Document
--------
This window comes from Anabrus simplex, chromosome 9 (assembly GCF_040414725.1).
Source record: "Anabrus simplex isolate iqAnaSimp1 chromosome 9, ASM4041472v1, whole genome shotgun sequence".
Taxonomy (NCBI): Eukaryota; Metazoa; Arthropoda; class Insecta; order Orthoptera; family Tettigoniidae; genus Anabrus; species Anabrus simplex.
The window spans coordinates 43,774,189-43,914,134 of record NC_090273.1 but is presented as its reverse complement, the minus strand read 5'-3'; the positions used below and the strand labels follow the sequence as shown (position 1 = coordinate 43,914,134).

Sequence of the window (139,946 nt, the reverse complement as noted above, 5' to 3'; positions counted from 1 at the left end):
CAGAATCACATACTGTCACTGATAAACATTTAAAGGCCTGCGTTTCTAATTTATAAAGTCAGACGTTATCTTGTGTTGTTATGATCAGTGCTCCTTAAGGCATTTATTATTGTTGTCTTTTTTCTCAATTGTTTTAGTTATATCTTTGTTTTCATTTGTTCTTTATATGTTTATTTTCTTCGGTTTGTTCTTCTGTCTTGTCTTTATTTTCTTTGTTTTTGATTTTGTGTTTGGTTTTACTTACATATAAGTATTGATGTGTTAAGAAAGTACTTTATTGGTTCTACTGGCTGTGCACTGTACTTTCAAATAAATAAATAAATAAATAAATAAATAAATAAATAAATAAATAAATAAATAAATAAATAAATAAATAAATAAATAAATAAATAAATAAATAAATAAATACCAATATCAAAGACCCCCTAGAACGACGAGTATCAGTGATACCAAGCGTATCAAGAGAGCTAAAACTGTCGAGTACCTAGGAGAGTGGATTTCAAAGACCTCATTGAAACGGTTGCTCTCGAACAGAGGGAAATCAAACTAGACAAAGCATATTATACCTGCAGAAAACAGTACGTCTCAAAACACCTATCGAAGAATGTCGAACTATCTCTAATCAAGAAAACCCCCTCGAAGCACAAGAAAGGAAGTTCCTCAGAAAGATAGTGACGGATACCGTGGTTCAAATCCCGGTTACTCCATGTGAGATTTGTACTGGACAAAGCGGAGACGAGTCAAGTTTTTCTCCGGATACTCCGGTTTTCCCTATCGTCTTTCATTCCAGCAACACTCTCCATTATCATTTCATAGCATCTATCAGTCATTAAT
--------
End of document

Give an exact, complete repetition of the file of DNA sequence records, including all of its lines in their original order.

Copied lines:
This window comes from Anabrus simplex, chromosome 9 (assembly GCF_040414725.1).
Source record: "Anabrus simplex isolate iqAnaSimp1 chromosome 9, ASM4041472v1, whole genome shotgun sequence".
Taxonomy (NCBI): Eukaryota; Metazoa; Arthropoda; class Insecta; order Orthoptera; family Tettigoniidae; genus Anabrus; species Anabrus simplex.
The window spans coordinates 43,774,189-43,914,134 of record NC_090273.1 but is presented as its reverse complement, the minus strand read 5'-3'; the positions used below and the strand labels follow the sequence as shown (position 1 = coordinate 43,914,134).

Sequence of the window (139,946 nt, the reverse complement as noted above, 5' to 3'; positions counted from 1 at the left end):
CAGAATCACATACTGTCACTGATAAACATTTAAAGGCCTGCGTTTCTAATTTATAAAGTCAGACGTTATCTTGTGTTGTTATGATCAGTGCTCCTTAAGGCATTTATTATTGTTGTCTTTTTTCTCAATTGTTTTAGTTATATCTTTGTTTTCATTTGTTCTTTATATGTTTATTTTCTTCGGTTTGTTCTTCTGTCTTGTCTTTATTTTCTTTGTTTTTGATTTTGTGTTTGGTTTTACTTACATATAAGTATTGATGTGTTAAGAAAGTACTTTATTGGTTCTACTGGCTGTGCACTGTACTTTCAAATAAATAAATAAATAAATAAATAAATAAATAAATAAATAAATAAATAAATAAATAAATAAATAAATAAATAAATAAATAAATAAATAAATAAATAAATACCAATATCAAAGACCCCCTAGAACGACGAGTATCAGTGATACCAAGCGTATCAAGAGAGCTAAAACTGTCGAGTACCTAGGAGAGTGGATTTCAAAGACCTCATTGAAACGGTTGCTCTCGAACAGAGGGAAATCAAACTAGACAAAGCATATTATACCTGCAGAAAACAGTACGTCTCAAAACACCTATCGAAGAATGTCGAACTATCTCTAATCAAGAAAACCCCCTCGAAGCACAAGAAAGGAAGTTCCTCAGAAAGATAGTGACGGATACCGTGGTTCAAATCCCGGTTACTCCATGTGAGATTTGTACTGGACAAAGCGGAGACGAGTCAAGTTTTTCTCCGGATACTCCGGTTTTCCCTATCGTCTTTCATTCCAGCAACACTCTCCATTATCATTTCATAGCATCTATCAGTCATTAAT